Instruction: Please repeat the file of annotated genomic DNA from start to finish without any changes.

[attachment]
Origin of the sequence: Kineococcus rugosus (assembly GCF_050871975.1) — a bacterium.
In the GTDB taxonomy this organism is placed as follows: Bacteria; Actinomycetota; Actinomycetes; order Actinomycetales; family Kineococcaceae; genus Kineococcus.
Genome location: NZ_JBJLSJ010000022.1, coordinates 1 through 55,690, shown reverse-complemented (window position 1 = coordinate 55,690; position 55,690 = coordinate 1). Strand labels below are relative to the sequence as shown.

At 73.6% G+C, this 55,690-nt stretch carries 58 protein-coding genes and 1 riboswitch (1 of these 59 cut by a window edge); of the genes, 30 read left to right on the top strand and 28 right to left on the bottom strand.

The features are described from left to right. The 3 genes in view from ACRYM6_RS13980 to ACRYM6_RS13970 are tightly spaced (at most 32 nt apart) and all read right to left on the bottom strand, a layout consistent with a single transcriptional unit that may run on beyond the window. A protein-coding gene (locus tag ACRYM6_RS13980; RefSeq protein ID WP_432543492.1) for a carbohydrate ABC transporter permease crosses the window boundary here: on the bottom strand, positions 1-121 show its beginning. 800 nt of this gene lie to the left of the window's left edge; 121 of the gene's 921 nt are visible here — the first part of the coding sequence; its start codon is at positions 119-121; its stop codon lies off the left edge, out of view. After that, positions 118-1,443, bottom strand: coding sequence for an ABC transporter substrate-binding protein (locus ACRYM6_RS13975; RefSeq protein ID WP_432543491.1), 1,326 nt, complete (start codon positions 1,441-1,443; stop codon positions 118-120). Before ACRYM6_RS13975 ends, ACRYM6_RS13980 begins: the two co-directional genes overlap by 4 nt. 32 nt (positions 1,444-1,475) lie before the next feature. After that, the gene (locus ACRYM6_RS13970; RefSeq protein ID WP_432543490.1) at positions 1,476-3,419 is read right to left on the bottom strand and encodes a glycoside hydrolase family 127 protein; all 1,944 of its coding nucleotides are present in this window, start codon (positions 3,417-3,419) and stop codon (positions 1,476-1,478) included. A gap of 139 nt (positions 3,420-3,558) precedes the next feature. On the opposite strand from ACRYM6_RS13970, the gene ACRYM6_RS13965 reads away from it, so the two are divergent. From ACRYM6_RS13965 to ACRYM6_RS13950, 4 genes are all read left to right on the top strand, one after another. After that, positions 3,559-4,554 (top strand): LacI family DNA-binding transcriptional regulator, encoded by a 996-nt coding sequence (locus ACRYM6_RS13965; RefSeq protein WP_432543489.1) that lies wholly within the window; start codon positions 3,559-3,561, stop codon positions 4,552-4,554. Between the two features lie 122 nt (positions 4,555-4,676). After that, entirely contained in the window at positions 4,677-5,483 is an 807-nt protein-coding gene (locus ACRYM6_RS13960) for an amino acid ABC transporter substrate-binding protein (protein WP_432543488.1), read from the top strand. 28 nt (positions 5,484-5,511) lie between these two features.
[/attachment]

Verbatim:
Origin of the sequence: Kineococcus rugosus (assembly GCF_050871975.1) — a bacterium.
In the GTDB taxonomy this organism is placed as follows: Bacteria; Actinomycetota; Actinomycetes; order Actinomycetales; family Kineococcaceae; genus Kineococcus.
Genome location: NZ_JBJLSJ010000022.1, coordinates 1 through 55,690, shown reverse-complemented (window position 1 = coordinate 55,690; position 55,690 = coordinate 1). Strand labels below are relative to the sequence as shown.

At 73.6% G+C, this 55,690-nt stretch carries 58 protein-coding genes and 1 riboswitch (1 of these 59 cut by a window edge); of the genes, 30 read left to right on the top strand and 28 right to left on the bottom strand.

The features are described from left to right. The 3 genes in view from ACRYM6_RS13980 to ACRYM6_RS13970 are tightly spaced (at most 32 nt apart) and all read right to left on the bottom strand, a layout consistent with a single transcriptional unit that may run on beyond the window. A protein-coding gene (locus tag ACRYM6_RS13980; RefSeq protein ID WP_432543492.1) for a carbohydrate ABC transporter permease crosses the window boundary here: on the bottom strand, positions 1-121 show its beginning. 800 nt of this gene lie to the left of the window's left edge; 121 of the gene's 921 nt are visible here — the first part of the coding sequence; its start codon is at positions 119-121; its stop codon lies off the left edge, out of view. After that, positions 118-1,443, bottom strand: coding sequence for an ABC transporter substrate-binding protein (locus ACRYM6_RS13975; RefSeq protein ID WP_432543491.1), 1,326 nt, complete (start codon positions 1,441-1,443; stop codon positions 118-120). Before ACRYM6_RS13975 ends, ACRYM6_RS13980 begins: the two co-directional genes overlap by 4 nt. 32 nt (positions 1,444-1,475) lie before the next feature. After that, the gene (locus ACRYM6_RS13970; RefSeq protein ID WP_432543490.1) at positions 1,476-3,419 is read right to left on the bottom strand and encodes a glycoside hydrolase family 127 protein; all 1,944 of its coding nucleotides are present in this window, start codon (positions 3,417-3,419) and stop codon (positions 1,476-1,478) included. A gap of 139 nt (positions 3,420-3,558) precedes the next feature. On the opposite strand from ACRYM6_RS13970, the gene ACRYM6_RS13965 reads away from it, so the two are divergent. From ACRYM6_RS13965 to ACRYM6_RS13950, 4 genes are all read left to right on the top strand, one after another. After that, positions 3,559-4,554 (top strand): LacI family DNA-binding transcriptional regulator, encoded by a 996-nt coding sequence (locus ACRYM6_RS13965; RefSeq protein WP_432543489.1) that lies wholly within the window; start codon positions 3,559-3,561, stop codon positions 4,552-4,554. Between the two features lie 122 nt (positions 4,555-4,676). After that, entirely contained in the window at positions 4,677-5,483 is an 807-nt protein-coding gene (locus ACRYM6_RS13960) for an amino acid ABC transporter substrate-binding protein (protein WP_432543488.1), read from the top strand. 28 nt (positions 5,484-5,511) lie between these two features.